“It feels like everything could tip very quickly”: Naomi Klein takes on the climate crisis

Klein, who has done more to popularise the inseparability of capitalism and climate change than perhaps any other author, talks Extinction Rebellion and mainstream environmentalism.

NS

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Twenty years ago, Naomi Klein’s No Logo was published on the crest of swelling unease about economic globalisation. Her analysis raged against corporate greed, sweat-shop labour and an increasingly voracious marketing culture that seemed to absorb all forms of critique.

In November 1999, while the book was still at the printers, thousands of activists shut down a meeting of the World Trade Organisation in Seattle in protest at a financial system of deregulated capitalism that was taking the world by storm. No Logo became a manifesto for the anti-globalisation zeitgeist that would define grassroots politics for the next decade.

The book foreshadowed crazy ideas: corporations were becoming more powerful than governments, and one day you could become your own global brand. Yet the world that Klein foretold has now come into being.

“What’s more powerful now… is the idea that every single person has to be their own brand, and the application of the logic of corporate branding to our very selves. It’s an insidious change that has everything to do with social media,” Klein tells me when we meet in London. The superbrands of the late Nineties were easy to identify; now, digital technology has made it less possible than ever to live a life unmediated by corporate power.

Klein is in London promoting her new book, On Fire, a crescendo of essays from the past ten years that concludes with an argument for the Green New Deal. The proposal, which encompasses dramatic increases in green energy investment and green jobs creation, is gaining political sway on both sides of the Atlantic.

We meet for coffee in the bar of an expensive hotel that smells like pot-pourri; outside, Extinction Rebellion (XR) protesters are defying a ban initiated by the Metropolitan Police. The fortnight preceding our meeting, XR activists seized central London in a string of colourful uprisings. “It feels like one of those moments where everything could tip very quickly,” she tells me. “This is not tapping into people who saw themselves as climate activists – it’s tapping into something much broader.”

Klein, 49, has done more to popularise the inseparability of capitalism and climate change than perhaps any other author. In a series of books published over the past decade, she documented the human costs of ecological plunder and argued that environmental breakdown is rooted in capitalism’s quest for perpetual growth. “We have a handful of years to turn this around, and in those handful of years, I’m all in, all the time,’’ she says. Listening to her, it’s possible to feel a sense of calm; where much of the discourse about climate change redounds to the apocalyptic script of a climate-fiction novel, she has a resolute sense not only of what’s at stake, but of how we might fix it.

Klein has long railed against the dangers of “disaster capitalism”. In The Shock Doctrine (2007), she traced how elites exploited national crises and natural disasters to push through free-market policies. Today, she worries that without a concrete plan, climate activists may leave open the door to a similar possibility. “I’m extremely wary of just asking powerful interests to declare [a] climate emergency, and deferring the question of what we mean by climate action,” she says.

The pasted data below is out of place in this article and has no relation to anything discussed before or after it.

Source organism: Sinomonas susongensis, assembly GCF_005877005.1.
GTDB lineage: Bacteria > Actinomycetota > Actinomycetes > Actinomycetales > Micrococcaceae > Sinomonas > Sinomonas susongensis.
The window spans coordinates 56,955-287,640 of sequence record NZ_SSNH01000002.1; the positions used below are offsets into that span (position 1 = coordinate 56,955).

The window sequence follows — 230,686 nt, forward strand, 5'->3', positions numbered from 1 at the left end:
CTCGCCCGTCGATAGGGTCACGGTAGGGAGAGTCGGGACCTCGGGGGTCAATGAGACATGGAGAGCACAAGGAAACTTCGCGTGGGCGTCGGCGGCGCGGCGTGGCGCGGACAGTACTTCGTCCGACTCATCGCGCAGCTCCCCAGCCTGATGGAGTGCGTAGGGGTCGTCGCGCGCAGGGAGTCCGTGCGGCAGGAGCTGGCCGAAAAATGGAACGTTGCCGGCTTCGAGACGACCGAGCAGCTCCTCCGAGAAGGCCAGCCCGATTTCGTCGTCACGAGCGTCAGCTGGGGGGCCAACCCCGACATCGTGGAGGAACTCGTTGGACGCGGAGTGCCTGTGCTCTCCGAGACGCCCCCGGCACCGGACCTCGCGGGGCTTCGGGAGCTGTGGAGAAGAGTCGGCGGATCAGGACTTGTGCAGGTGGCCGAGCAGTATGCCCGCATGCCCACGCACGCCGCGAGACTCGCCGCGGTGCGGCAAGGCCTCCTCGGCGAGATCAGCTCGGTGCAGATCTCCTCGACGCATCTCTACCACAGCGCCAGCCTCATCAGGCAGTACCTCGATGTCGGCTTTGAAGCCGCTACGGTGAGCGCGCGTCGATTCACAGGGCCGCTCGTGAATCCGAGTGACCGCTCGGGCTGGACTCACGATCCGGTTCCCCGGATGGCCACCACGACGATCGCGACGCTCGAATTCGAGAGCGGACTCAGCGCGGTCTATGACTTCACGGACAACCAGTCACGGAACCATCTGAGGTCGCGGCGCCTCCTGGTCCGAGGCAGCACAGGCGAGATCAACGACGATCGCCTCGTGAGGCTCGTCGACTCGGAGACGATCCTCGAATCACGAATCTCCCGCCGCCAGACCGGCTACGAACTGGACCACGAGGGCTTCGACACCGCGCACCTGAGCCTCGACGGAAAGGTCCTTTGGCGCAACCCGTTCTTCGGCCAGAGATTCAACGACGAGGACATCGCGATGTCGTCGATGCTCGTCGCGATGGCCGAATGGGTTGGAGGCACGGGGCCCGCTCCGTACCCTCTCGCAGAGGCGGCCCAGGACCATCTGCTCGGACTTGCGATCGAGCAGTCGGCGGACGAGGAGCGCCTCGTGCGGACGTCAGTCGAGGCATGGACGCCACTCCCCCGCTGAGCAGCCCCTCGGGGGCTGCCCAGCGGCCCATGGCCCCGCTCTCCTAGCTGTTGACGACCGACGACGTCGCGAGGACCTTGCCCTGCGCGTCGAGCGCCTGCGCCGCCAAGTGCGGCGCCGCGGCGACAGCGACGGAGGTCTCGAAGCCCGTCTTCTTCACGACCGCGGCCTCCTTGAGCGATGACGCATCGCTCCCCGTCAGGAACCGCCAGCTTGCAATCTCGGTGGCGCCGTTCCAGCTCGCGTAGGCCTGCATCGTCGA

Though Klein commends XR, which has forced the UK government to declare a climate emergency and commit to citizens’ assemblies, she worries that “asking those in power to declare an emergency and waiting to articulate what their solutions should be” could open up a “vacuum”. “The time for simply calling for ‘action’, amorphous action, has passed,” she adds.

Mainstream environmentalism has long been criticised for being too elite, too concerned with pristine wilderness and charismatic species, and too apathetic to the reality that environmental harms are distributed along poverty and race lines.

In the US, for example, people of colour live with 66 per cent more air pollution than white citizens. Klein’s contention is that we should be learning from the movements at the front lines of environmental change.

One senses her frustration at big environmental groups that have avoided talking about the economic roots of climate breakdown. “The most well-funded green groups in the world are more focused on wilderness; they’re more focused on animals, on conservation. They take a tonne of money from fossil fuel companies, mining companies, and their whole business model is to shake down the extractive sectors and banks, and to… protect patches of wilderness,” Klein says.

Fixating on “nature” and “wilderness” rather than the ground under our feet can descend into something more troubling: the protection of a nativist social order. In On Fire, Klein argues that we’re already living through the dawn of climate barbarism, with terrorists such as the Christchurch gunman openly identifying as “eco-fascists”. “There’s a strong strain of ‘close it down, protect our own’,’’ she says. “Hypernationalism and native protectionism [are] a very likely outcome in many majority-white countries.”

“People know, whether they link it to climate change or not, that we are in an era of mass migration and that the space in which it is going to be safe for humans to live on this planet is contracting. It will continue to contract,” she says. “This is why it’s important to have a plan.”

Hettie O'Brien is the New Statesman’s online editor. 

This article appears in the 30 October 2019 issue of the New Statesman, Britain alone